|Publication number||US6008149 A|
|Application number||US 09/286,916|
|Publication date||Dec 28, 1999|
|Filing date||Apr 6, 1999|
|Priority date||Apr 23, 1997|
|Publication number||09286916, 286916, US 6008149 A, US 6008149A, US-A-6008149, US6008149 A, US6008149A|
|Inventors||Stephen D. Copperwheat|
|Original Assignee||Knowlton Nonwovens, Inc.|
|Export Citation||BiBTeX, EndNote, RefMan|
|Patent Citations (22), Referenced by (52), Classifications (13), Legal Events (11)|
|External Links: USPTO, USPTO Assignment, Espacenet|
This is a Continuation-in-Part application of U.S. Ser. No. 08/839,016, filed Apr. 23, 1997, now abandoned the entirety of which is incorporated herein by reference.
The present invention relates in general to a composite article and more specifically to a moldable nonwoven fibrous composite article.
In the fabrication of articles containing polymeric materials which possess sufficient strength and stiffness to function as automobile trunk liners, it is known to take sheets of thermoformable material having different properties, dispose them as layers, and then compress them together under heat and pressure in a mold. At least one layer is used which imparts strength and stiffness and another layer produces bulk sufficient for molding. U.S. Pat. No. 5,298,319 discloses automobile trunk liners fabricated from a fibrous composite having outer layers composed of non-woven fabric consisting essentially of polypropylene staple fiber and an intermediate layer composed of extruded polypropylene. Such prior art fibrous composites are assembled simultaneously with the extrusion of the intermediate polypropylene layer. The inner surfaces of the two outer non-woven fabric layers adhere to the surfaces of extruded polypropylene by the heat generated in the extrusion process and the consequent molten state of adjacent surfaces that melt during the process. With all three layers containing the same polymer, namely polypropylene, eventual recycling of the articles is facilitated.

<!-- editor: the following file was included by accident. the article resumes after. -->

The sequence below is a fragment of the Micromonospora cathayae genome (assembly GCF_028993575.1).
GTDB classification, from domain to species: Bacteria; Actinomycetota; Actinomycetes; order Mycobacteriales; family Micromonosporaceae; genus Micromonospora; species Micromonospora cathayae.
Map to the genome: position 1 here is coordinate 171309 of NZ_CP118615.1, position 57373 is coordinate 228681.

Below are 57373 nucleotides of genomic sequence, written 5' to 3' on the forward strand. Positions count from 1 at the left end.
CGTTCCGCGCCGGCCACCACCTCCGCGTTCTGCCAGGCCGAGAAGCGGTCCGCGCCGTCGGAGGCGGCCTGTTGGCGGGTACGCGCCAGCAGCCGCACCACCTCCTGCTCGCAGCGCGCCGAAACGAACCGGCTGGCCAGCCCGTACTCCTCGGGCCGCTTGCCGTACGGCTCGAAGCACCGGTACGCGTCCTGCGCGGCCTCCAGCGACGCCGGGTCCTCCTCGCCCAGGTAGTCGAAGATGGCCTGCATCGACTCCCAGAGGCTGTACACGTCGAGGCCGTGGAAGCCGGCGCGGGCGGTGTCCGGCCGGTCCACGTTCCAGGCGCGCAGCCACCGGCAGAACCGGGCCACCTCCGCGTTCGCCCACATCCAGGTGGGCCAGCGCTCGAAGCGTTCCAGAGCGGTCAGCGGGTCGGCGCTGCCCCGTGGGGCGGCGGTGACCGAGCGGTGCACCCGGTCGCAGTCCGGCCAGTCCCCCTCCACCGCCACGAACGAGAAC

Several shortcomings are inherent in this prior art procedure. Because the intermediate layer imparting bulk necessary for molding is extruded, articles molded therefrom will necessarily be of uniform thickness. Another shortcoming is that the fibrous composite must be assembled simultaneously with extrusion of the intermediate layer.
It is therefore an object of the present invention to provide an improved moldable fibrous composite that can be used to fabricate molded articles of variable thickness and density.
It is another object of the present invention to provide an improved moldable fibrous composite made of layers which can be assembled successively.
It is another object of the present invention to provide an improved moldable fibrous composite made from compatible materials which can be readily recycled.
It is yet another object of the present invention to provide a non-woven fibrous composite that can be molded in a one-step molding process.
It is yet another object of the present invention to provide a non-woven fibrous composite that can be used to mold articles possessing a high thickness to weight ratio.
It is still a further object of the present invention to provide an improved moldable fibrous composite that, when subjected to molding under heat and pressure, will readily assume the shape of the mold without breaking or tearing.
It is yet a further object of the present invention to provide an improved moldable fibrous composite that can be used to thermoform articles without the need of injected resins.
To achieve the aforementioned and other objects and overcome the problems of the prior art described above, the present invention as embodied and broadly described herein provides for a moldable non-woven fibrous composite material and method of manufacture. The non-woven fibrous composite in accordance with the present invention possesses at least two functional layers, all of which are made of the same non-woven thermoformable polymeric chemical substance or material. Suitable polymeric materials include polypropylene, polyvinyl chloride, polyvinyl acetate, polyamide, polyvinyl alcohol, polyethylene, polyurethane and polyester. In a preferred embodiment, the layers are made of a polyester. These composites may typically be used for but not limited to the manufacture of automobile headliners, trunk liners, passenger compartment components, luggage, furniture, sporting goods, and filtration products.